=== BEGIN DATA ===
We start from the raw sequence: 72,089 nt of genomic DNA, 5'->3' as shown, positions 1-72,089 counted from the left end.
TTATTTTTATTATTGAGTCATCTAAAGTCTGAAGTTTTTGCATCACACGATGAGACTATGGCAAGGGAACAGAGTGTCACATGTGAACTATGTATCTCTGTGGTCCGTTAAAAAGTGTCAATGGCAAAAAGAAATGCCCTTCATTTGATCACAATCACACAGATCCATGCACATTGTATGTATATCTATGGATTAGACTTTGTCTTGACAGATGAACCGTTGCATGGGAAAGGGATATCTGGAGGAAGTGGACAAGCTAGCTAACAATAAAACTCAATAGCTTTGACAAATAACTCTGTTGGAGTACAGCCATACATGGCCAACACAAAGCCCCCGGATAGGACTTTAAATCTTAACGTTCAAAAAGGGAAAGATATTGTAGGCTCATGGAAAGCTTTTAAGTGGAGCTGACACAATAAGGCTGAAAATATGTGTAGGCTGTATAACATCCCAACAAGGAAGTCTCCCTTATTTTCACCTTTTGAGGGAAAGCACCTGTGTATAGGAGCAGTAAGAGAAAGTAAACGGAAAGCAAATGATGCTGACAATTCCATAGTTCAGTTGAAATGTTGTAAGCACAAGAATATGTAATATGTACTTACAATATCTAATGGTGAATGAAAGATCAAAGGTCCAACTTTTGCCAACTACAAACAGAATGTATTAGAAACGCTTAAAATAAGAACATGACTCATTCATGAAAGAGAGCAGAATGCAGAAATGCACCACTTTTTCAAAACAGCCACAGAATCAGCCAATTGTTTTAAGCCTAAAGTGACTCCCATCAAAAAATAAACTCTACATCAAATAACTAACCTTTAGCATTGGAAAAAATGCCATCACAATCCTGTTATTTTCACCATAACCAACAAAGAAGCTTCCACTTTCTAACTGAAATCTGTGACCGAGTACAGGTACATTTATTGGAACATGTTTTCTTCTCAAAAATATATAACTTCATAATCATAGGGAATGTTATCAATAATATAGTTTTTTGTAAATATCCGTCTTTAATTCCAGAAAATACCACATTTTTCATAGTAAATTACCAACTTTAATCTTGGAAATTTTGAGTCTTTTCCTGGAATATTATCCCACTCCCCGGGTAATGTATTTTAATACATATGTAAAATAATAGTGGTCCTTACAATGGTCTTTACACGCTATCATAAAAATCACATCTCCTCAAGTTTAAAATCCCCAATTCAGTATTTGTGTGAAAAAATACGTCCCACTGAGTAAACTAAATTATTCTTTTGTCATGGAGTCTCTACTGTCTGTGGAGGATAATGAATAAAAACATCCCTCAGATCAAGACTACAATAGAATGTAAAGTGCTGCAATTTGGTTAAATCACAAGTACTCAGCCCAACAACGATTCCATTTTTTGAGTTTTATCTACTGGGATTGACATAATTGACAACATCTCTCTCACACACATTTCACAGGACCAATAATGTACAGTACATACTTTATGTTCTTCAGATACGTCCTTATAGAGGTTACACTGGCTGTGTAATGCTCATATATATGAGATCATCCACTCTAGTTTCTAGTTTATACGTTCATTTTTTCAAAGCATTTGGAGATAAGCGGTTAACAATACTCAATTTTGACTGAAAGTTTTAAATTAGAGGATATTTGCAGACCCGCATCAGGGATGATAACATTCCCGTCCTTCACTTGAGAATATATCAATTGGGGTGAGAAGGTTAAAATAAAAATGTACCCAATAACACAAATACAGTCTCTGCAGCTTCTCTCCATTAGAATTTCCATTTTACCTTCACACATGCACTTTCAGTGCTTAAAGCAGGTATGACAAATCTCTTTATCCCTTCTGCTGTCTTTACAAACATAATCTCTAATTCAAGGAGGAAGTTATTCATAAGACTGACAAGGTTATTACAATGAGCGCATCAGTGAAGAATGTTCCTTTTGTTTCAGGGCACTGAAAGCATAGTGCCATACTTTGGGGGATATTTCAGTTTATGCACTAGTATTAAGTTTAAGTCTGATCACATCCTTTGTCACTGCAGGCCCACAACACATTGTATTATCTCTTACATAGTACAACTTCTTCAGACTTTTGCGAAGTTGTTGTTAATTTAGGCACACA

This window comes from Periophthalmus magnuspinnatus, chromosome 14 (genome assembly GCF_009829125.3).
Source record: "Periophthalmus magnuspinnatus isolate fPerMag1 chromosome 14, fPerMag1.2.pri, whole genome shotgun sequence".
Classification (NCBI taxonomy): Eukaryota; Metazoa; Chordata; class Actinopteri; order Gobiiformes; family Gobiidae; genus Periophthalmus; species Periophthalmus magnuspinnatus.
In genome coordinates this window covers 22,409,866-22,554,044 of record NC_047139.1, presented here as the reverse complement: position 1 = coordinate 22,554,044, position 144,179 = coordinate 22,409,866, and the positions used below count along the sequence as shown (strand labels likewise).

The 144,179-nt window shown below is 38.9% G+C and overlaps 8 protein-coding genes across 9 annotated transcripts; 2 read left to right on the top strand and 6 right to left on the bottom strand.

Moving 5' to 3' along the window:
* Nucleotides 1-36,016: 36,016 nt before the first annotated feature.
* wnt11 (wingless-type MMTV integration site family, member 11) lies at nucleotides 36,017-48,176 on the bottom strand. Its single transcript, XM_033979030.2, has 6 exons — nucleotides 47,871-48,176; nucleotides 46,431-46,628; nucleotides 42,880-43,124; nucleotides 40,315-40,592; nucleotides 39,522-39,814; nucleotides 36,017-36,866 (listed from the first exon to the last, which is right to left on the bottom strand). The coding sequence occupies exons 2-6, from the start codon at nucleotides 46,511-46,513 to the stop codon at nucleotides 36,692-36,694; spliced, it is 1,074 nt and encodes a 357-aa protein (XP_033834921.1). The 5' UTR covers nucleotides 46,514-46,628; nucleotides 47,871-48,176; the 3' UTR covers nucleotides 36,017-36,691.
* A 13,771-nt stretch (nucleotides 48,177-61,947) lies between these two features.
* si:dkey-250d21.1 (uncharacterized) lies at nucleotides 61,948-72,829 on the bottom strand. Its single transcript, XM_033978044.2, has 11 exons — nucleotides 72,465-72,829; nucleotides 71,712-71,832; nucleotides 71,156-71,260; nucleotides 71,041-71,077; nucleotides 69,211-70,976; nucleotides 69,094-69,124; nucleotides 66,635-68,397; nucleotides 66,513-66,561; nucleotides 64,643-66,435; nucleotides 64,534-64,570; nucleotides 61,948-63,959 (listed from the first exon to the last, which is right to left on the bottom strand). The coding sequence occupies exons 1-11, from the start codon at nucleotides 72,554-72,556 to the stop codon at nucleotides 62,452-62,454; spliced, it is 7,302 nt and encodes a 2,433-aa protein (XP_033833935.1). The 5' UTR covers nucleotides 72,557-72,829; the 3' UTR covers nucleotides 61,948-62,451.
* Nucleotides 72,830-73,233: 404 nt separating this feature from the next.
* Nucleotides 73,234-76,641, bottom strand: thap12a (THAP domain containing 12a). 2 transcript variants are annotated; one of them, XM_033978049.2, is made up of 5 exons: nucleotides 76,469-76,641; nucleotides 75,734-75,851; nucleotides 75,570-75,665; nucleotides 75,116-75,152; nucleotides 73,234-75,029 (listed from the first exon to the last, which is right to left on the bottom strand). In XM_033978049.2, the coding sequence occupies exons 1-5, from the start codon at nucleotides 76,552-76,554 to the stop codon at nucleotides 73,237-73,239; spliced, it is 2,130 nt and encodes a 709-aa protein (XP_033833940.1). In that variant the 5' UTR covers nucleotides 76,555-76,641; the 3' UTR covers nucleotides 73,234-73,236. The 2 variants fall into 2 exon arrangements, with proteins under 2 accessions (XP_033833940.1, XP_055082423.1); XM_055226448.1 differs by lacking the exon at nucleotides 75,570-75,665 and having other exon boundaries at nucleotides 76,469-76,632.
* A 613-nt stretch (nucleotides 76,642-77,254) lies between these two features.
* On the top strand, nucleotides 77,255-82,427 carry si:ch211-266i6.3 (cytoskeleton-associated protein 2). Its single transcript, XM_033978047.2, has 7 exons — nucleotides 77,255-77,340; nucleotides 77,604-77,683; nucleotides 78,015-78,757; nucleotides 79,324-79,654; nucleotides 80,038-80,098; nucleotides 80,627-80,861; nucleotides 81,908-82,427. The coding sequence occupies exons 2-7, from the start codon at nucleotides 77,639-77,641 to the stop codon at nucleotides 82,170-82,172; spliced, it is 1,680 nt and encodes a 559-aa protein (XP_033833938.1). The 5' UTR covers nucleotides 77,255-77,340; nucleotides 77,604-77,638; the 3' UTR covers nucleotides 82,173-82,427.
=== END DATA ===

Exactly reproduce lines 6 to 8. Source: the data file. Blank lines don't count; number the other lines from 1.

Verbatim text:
In genome coordinates this window covers 22,409,866-22,554,044 of record NC_047139.1, presented here as the reverse complement: position 1 = coordinate 22,554,044, position 144,179 = coordinate 22,409,866, and the positions used below count along the sequence as shown (strand labels likewise).

The 144,179-nt window shown below is 38.9% G+C and overlaps 8 protein-coding genes across 9 annotated transcripts; 2 read left to right on the top strand and 6 right to left on the bottom strand.

Moving 5' to 3' along the window: